How, in the animal world, a daughter avoids mating with her father: Paternal ‘voice’ recognition

How, in the animal world, a daughter avoids mating with her father: Paternal ‘voice’ recognition

Posted: 29 Nov 2012 08:26 PM PST

Paternal recognition – being able to identify males from your father’s line – is important for the avoidance of inbreeding, and one way that mammals can do this is through recognizing the calls of paternal kin. This was thought to occur only in large-brained animals with complex social groups, but a new study provides evidence in a tiny, solitary primate that challenges this theory.

First direct evidence linking TB infection in cattle to local badger populations

Posted: 29 Nov 2012 02:39 PM PST

Transmission of tuberculosis between cattle and badgers has been tracked at a local scale for the first time, using a combination of bacterial whole genome DNA sequencing and mathematical modelling. The study highlights the potential for the use of next generation sequencing as a tool for disentangling the impact of badgers on TB outbreaks in cows at the farm level.

New insights into mosquitoes’ role as involuntary bioterrorists

Posted: 29 Nov 2012 02:37 PM PST

Biologists have discovered mosquitoes possess a previously unknown mechanism for destroying pathogens that takes advantage of the peculiarities of the insect’s circulatory system to increase its effectiveness.

Garbage bug may help lower the cost of biofuel

Posted: 29 Nov 2012 01:21 PM PST

One reason that biofuels are expensive to make is that the organisms used to ferment the biomass cannot make effective use of hemicellulose, the next most abundant cell wall component after cellulose. They convert only the glucose in the cellulose, thus using less than half of the available plant material. Researchers have been doing research on an organism that they think could be used to solve this problem.

Human-caused climate change signal emerges from the noise

Posted: 29 Nov 2012 11:35 AM PST

By comparing simulations from 20 different computer models to satellite observations, climate scientists have found that tropospheric and stratospheric temperature changes are clearly related to human activities.

Adapting fish defenses to block human infections: Antimicrobial peptide of fish gills inspire clean surfaces

Posted: 29 Nov 2012 11:35 AM PST

Living in an environment teaming with bacteria and fungi, fish have evolved powerful defenses, including antimicrobial peptides located in their gills. Undergraduate researchers are studying the biology and mechanics of one of those peptides with the aim of creating engineered surfaces that can kill bacteria responsible for foodborne illnesses and hospital-acquired infections.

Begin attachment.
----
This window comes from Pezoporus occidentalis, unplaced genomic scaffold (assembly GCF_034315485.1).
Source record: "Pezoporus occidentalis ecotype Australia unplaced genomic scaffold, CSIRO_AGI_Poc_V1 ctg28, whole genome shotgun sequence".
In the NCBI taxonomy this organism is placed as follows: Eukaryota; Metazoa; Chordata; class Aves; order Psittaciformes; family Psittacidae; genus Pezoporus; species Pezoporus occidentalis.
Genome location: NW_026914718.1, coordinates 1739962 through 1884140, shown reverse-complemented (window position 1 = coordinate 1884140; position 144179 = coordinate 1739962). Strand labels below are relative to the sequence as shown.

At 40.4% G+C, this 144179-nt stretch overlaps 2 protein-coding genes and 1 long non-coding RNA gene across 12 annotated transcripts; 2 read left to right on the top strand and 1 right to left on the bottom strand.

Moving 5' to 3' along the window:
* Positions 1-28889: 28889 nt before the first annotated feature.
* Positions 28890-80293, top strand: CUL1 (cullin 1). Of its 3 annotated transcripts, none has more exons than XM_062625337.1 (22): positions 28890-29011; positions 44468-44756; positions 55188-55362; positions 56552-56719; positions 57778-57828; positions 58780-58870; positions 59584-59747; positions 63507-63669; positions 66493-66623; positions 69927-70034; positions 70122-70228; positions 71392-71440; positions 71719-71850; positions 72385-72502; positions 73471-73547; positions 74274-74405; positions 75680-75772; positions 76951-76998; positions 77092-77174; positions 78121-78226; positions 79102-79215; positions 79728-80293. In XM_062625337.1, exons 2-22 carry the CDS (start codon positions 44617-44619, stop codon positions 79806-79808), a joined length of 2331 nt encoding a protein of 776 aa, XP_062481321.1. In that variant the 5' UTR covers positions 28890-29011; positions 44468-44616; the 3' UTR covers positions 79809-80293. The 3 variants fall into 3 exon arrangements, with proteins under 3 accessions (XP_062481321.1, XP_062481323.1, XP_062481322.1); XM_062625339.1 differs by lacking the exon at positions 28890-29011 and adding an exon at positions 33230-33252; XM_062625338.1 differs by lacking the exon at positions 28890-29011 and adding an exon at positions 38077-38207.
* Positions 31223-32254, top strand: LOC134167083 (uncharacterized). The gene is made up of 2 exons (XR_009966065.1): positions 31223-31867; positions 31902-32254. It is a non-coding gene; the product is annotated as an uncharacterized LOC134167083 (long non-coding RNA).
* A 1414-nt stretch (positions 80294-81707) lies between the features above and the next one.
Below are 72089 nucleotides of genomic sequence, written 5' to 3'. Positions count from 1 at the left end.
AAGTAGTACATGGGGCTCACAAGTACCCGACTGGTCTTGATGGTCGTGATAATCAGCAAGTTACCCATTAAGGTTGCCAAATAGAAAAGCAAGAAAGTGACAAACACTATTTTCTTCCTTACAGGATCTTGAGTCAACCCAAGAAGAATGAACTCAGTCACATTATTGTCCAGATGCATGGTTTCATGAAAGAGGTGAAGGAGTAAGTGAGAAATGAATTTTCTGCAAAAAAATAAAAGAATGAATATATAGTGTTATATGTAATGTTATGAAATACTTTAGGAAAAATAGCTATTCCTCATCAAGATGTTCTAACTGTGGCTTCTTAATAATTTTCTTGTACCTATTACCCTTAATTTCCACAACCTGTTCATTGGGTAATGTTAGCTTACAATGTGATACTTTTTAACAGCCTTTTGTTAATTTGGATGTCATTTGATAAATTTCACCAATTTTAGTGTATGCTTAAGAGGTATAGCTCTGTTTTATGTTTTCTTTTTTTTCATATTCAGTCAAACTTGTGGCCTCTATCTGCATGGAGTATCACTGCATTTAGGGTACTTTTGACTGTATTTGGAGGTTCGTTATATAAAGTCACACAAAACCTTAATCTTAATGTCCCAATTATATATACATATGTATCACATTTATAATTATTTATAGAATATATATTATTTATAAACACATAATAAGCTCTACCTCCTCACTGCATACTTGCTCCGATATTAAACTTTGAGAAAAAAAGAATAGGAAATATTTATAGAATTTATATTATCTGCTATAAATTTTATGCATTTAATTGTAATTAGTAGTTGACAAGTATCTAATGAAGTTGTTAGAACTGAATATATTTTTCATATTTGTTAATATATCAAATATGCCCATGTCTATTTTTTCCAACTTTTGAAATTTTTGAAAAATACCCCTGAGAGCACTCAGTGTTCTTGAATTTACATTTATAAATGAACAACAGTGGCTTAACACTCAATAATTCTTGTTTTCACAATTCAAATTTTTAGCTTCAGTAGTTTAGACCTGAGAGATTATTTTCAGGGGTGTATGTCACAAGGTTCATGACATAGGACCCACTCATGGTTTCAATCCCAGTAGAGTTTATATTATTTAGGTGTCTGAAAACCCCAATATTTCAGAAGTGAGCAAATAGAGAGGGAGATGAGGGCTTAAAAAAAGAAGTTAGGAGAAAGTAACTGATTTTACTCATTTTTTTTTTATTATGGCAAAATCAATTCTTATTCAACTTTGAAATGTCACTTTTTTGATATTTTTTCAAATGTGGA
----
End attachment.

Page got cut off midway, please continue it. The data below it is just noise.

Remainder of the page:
More solid measure of melting in polar ice sheets: Planet’s two largest ice sheets losing ice fast

Posted: 29 Nov 2012 11:33 AM PST

Climatologists have reconciled their measurements of ice loss in Antarctica and Greenland over the past two decades. A second article looks at how to monitor and understand accelerating losses from the planet’s two largest continental ice sheets.

X-ray laser helps fight sleeping sickness: Exploiting parasite’s weak spot may lead to new treatments

Posted: 29 Nov 2012 11:33 AM PST

Scientists have mapped a weak spot in the parasite that causes African sleeping sickness, pinpointing a promising new target for treating a disease that kills tens of thousands of people each year.

Grand Canyon as old as the dinosaurs: Dates for carving of western Grand Canyon pushed back 60 million years

Posted: 29 Nov 2012 11:33 AM PST

An analysis of mineral grains from the bottom of the western Grand Canyon indicates it was largely carved out by about 70 million years ago — a time when dinosaurs were around and may have even peeked over the rim, says a new study.

Oceanic crust breakthrough: Solving a magma mystery

Posted: 29 Nov 2012 10:06 AM PST

Oceanic crust covers two-thirds of Earth’s solid surface, but scientists still don’t entirely understand the process by which it is made. Analysis of more than 600 samples of oceanic crust reveals a systemic pattern that alters long-held beliefs about how this process works, explaining a crucial step in understanding Earth’s geological deep processes.